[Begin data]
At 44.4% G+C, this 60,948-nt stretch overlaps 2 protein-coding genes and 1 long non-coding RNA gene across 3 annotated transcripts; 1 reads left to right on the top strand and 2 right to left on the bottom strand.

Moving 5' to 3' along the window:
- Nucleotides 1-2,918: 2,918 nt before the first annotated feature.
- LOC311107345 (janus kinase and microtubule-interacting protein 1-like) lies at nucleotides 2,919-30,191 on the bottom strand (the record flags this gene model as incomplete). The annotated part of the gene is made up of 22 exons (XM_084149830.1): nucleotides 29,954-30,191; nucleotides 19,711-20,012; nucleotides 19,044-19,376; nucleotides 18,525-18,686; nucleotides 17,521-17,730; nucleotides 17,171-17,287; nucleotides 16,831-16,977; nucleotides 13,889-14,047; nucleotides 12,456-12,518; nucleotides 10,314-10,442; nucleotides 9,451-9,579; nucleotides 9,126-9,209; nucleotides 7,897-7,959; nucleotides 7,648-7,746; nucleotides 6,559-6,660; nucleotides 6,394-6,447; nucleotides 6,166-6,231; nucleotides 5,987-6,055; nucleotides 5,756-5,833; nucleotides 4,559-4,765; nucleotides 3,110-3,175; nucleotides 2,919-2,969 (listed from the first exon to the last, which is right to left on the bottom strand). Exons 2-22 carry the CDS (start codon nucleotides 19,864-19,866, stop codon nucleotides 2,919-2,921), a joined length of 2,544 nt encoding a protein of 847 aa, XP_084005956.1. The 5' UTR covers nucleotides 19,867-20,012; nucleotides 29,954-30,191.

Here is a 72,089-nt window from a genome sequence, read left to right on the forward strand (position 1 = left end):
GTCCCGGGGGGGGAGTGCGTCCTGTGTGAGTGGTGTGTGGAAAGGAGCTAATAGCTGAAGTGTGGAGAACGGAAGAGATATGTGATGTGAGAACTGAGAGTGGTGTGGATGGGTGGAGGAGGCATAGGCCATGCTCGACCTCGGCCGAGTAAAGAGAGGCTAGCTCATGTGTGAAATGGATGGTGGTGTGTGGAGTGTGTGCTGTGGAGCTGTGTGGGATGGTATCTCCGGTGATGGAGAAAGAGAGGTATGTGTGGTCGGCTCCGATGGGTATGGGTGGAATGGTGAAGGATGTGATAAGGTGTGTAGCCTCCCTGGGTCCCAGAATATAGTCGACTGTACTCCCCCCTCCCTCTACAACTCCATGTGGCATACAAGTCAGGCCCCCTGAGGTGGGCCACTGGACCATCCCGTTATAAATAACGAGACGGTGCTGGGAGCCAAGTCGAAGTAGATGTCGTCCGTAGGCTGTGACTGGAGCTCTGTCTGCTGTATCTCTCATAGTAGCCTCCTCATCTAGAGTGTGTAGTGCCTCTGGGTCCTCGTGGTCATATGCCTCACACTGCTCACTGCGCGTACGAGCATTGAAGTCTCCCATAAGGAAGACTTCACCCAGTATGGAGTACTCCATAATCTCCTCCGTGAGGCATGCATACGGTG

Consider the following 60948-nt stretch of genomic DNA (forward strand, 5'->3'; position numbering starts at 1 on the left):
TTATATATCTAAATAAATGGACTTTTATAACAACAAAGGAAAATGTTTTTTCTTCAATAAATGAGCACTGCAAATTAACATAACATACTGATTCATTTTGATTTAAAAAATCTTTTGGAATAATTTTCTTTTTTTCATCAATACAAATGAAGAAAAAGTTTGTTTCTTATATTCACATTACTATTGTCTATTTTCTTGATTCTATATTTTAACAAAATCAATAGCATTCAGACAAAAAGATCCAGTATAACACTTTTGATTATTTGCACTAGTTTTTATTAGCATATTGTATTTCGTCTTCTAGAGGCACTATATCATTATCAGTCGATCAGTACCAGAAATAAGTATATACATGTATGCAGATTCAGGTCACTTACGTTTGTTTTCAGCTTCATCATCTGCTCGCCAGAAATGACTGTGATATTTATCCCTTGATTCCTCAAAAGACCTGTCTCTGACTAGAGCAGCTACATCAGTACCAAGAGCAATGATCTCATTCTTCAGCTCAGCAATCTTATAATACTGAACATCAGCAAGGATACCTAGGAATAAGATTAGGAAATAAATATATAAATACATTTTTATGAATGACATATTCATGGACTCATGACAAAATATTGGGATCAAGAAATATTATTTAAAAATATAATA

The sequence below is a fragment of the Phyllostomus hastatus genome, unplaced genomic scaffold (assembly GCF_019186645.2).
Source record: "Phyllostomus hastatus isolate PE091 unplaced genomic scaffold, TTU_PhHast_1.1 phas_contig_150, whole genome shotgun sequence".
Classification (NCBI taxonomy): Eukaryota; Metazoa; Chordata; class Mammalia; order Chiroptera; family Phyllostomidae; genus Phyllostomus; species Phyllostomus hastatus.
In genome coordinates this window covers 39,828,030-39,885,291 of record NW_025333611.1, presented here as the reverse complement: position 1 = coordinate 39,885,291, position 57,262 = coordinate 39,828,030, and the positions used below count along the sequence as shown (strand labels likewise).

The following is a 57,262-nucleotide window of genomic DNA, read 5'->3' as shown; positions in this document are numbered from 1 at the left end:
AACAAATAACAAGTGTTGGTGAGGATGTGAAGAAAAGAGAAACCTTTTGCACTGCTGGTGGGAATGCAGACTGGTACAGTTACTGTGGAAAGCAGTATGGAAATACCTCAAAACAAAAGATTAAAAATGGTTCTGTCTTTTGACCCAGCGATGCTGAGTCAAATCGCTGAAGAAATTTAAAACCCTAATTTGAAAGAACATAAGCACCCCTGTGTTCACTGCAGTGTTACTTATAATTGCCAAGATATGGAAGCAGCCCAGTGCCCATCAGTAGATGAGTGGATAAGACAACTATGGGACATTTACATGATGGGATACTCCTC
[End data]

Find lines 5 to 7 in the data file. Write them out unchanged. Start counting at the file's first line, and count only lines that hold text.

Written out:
Here is a 72,089-nt window from a genome sequence, read left to right on the forward strand (position 1 = left end):
GTCCCGGGGGGGGAGTGCGTCCTGTGTGAGTGGTGTGTGGAAAGGAGCTAATAGCTGAAGTGTGGAGAACGGAAGAGATATGTGATGTGAGAACTGAGAGTGGTGTGGATGGGTGGAGGAGGCATAGGCCATGCTCGACCTCGGCCGAGTAAAGAGAGGCTAGCTCATGTGTGAAATGGATGGTGGTGTGTGGAGTGTGTGCTGTGGAGCTGTGTGGGATGGTATCTCCGGTGATGGAGAAAGAGAGGTATGTGTGGTCGGCTCCGATGGGTATGGGTGGAATGGTGAAGGATGTGATAAGGTGTGTAGCCTCCCTGGGTCCCAGAATATAGTCGACTGTACTCCCCCCTCCCTCTACAACTCCATGTGGCATACAAGTCAGGCCCCCTGAGGTGGGCCACTGGACCATCCCGTTATAAATAACGAGACGGTGCTGGGAGCCAAGTCGAAGTAGATGTCGTCCGTAGGCTGTGACTGGAGCTCTGTCTGCTGTATCTCTCATAGTAGCCTCCTCATCTAGAGTGTGTAGTGCCTCTGGGTCCTCGTGGTCATATGCCTCACACTGCTCACTGCGCGTACGAGCATTGAAGTCTCCCATAAGGAAGACTTCACCCAGTATGGAGTACTCCATAATCTCCTCCGTGAGGCATGCATACGGTG

Consider the following 60948-nt stretch of genomic DNA (forward strand, 5'->3'; position numbering starts at 1 on the left):